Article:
Written by Spencer Blohm
For fans of Guns N’ Roses it should come as no surprise that Slash, the celebrated guitarist of the group, is still rocking nearly 30 years after he and his bandmates were thrust into the spotlight with their debut album, Appetite For Destruction, in 1987. Since his official exit from the band in 1996, he’s stayed busy by forming the supergroup Velvet Revolver and launching a successful solo career which has produced three solid albums – the last of which was released in September and earned favorable reviews.
Now, Slash is opening up and rocking out in a new two part special for DirecTV’s Audience Channel, consisting of a concert, which aired on November 7, and a documentary about his life and times, which aired on November 13. At the age of 49, his ability to attract such attention and praise speaks to the eternal popularity of his work and the affinity many people worldwide hold for Guns N’ Roses.
It seems as if the whole prototype for what it means to be a rock star was created in the 1980s, with Guns N’ Roses at the forefront. In a sea of rock bands popping up out of thin air and disappearing just as quickly, the band possessed something special, an X factor that separated them from the pack. Perhaps it was the sense of danger they always seemed to project, or the fact that they truly were all about sex, drugs, and rock and roll before it became a cliché. It may not only rely on the rough image they projected, but also their creation of incredibly diverse, wide reaching, and masterfully written songs. Think of the variety between some of their greatest hits: “Sweet Child O’ Mine”, with its nostalgic, all-American-ness of a Bruce Springsteen song, ”Welcome to the Jungle”, a wild head banger to blast on a night out, “Civil War”, which gives a social commentary on the state of the world, or “November Rain”, a track that carries such emotion and melancholy that it’s still a mainstay in many breakup playlists to this day. Of course, it helps that in conjunction with each track the group released iconic music videos (who can forget Stephanie Seymour in that wedding dress?).
As for Slash’s own enduring popularity, that’s a different story. During their heyday Slash received more screen time than most guitarists did, but it was still all about vocalist Axl Rose. One could argue that it’s Slash’s sheer talent that has made him so beloved, with dozens of reputable publications, from Rolling Stone, Esquire, and Guitar World listing him as one of the greatest guitarists of all time. It could also be his rather distinctive look – his trademark unruly black curls, circle sunglasses, and top hat – that he hasn’t wavered from in his nearly 30-year career. Then again, it could be that he’s remained relatively low key and thus hasn’t created a fatigue from his audience in the way that Axl may have with his various antics throughout the years. For many, it’s all that in addition to his “I don’t give a f–k” attitude that, like the top hat, remains intact after all these years.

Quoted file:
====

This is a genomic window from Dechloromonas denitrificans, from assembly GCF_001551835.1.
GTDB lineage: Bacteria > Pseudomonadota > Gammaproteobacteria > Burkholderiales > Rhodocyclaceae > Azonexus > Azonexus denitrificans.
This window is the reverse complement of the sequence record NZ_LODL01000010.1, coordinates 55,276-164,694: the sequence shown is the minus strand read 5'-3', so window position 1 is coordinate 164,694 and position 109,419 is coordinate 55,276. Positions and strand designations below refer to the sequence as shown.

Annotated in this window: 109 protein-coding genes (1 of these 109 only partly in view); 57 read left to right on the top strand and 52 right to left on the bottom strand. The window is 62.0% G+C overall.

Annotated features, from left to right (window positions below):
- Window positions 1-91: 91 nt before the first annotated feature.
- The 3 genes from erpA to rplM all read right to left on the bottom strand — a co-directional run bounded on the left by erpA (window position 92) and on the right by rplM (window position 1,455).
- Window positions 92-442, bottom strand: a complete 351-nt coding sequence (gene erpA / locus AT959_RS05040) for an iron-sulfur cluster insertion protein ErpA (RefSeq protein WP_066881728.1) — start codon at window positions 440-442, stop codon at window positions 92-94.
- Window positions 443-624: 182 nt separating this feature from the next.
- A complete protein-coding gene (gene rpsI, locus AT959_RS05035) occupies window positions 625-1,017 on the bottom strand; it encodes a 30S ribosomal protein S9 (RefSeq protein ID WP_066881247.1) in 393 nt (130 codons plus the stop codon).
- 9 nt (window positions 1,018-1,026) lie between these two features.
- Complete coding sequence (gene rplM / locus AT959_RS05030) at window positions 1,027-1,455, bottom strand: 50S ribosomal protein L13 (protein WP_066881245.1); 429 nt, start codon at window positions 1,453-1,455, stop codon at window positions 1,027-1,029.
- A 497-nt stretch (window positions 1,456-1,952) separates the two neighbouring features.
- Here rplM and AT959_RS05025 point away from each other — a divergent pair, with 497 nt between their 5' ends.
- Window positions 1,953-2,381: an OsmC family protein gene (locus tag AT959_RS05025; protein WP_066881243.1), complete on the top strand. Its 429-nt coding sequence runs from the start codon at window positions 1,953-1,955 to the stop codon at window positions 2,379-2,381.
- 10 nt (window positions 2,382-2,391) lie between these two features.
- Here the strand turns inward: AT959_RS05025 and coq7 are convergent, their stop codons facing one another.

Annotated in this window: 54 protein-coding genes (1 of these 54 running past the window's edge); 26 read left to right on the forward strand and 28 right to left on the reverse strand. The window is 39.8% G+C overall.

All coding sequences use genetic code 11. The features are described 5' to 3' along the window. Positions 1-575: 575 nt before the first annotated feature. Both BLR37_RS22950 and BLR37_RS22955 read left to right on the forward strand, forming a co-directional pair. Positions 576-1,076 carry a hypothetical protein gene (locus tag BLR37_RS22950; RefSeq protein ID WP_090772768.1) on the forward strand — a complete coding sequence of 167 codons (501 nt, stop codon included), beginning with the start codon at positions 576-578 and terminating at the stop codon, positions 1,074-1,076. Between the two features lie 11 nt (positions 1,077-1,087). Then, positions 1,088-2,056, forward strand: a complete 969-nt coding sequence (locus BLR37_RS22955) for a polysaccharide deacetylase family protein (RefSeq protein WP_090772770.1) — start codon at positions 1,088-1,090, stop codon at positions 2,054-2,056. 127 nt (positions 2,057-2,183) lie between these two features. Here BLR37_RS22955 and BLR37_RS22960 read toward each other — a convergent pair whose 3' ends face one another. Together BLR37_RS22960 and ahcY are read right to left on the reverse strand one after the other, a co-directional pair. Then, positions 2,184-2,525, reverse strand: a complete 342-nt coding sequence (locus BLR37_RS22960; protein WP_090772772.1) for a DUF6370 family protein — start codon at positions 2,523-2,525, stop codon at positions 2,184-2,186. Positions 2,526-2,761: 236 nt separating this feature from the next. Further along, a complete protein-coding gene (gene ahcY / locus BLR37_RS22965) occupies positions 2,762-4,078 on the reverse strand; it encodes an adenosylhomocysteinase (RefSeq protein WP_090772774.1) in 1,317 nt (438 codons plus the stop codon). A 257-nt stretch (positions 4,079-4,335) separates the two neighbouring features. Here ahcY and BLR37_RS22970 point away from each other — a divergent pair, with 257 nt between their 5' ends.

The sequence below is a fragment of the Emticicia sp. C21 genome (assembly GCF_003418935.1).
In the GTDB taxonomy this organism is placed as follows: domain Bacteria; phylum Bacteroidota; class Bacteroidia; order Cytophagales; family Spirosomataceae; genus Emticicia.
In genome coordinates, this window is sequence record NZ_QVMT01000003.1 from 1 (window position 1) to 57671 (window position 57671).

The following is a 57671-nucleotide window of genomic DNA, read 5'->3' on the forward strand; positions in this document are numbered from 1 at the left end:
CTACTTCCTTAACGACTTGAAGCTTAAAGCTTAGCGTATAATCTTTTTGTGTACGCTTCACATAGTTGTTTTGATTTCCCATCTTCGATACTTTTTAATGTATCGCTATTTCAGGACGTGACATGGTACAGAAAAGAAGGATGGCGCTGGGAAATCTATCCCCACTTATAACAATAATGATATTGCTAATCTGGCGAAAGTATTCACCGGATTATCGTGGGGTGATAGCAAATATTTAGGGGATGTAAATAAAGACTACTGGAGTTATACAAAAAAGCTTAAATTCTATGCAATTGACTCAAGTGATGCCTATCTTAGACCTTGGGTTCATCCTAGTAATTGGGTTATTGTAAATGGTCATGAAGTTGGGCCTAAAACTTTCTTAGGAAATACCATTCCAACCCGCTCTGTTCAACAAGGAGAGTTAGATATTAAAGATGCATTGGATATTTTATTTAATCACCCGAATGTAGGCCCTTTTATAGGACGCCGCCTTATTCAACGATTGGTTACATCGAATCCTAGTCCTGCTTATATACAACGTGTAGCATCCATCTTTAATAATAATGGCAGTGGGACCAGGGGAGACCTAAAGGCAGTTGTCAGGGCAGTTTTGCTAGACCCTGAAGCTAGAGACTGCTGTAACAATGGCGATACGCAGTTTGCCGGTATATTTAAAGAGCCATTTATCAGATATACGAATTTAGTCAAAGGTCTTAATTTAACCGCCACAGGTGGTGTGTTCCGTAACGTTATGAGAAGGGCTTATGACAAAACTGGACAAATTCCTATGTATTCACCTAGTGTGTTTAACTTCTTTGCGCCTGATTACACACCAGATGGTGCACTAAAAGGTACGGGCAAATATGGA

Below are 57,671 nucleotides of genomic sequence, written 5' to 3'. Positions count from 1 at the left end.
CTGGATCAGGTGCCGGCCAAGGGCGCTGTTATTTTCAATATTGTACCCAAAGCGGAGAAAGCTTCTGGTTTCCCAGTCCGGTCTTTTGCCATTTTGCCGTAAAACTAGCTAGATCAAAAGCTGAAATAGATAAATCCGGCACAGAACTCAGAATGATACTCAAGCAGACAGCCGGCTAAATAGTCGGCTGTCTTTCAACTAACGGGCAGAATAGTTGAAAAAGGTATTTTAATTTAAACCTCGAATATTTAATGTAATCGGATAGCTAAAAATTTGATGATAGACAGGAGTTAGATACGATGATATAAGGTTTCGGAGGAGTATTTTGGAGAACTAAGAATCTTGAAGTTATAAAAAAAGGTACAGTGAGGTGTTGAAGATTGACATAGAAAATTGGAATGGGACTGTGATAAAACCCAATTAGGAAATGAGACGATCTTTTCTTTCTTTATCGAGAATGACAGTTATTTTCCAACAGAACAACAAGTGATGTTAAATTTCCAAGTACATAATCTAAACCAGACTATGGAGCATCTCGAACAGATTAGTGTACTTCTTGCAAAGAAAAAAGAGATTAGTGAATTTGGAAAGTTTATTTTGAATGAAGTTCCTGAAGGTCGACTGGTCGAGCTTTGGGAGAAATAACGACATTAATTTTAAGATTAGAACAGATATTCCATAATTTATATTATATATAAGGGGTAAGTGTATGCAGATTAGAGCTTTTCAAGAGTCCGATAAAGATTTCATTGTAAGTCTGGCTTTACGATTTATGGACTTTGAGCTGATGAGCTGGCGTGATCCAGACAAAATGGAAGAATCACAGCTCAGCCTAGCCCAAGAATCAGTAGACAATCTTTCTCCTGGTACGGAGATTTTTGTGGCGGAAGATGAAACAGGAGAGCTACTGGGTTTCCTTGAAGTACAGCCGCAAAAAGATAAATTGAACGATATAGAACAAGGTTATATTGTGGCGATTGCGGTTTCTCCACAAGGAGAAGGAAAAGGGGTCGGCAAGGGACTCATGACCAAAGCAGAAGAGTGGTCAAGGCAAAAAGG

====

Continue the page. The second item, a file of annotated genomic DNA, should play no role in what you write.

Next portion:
In the end it’s likely a combination of all of the above, which create a truly unique figure who many have tried (unsuccessfully) to emulate over the years. He’s got “it”, whatever that elusive term may mean. More than anything perhaps, he’s kept that it-ness intact throughout his various musical endeavors, laying low between projects and leaving us wanting for more, exactly where he wants us.
For those who are able to catch his concert special and the upcoming documentary, you’ll see the Slash we all know and love with his otherworldly guitar skills and wild energy. In the documentary, viewers will discover what made the guitarist who he is today, and get a rare look at the life of Slash. The documentary covers his entire life, from his childhood in England to his rise to the top with Guns N’ Roses, as well as his current solo career. It promises to be a truly unique look at the man of few words.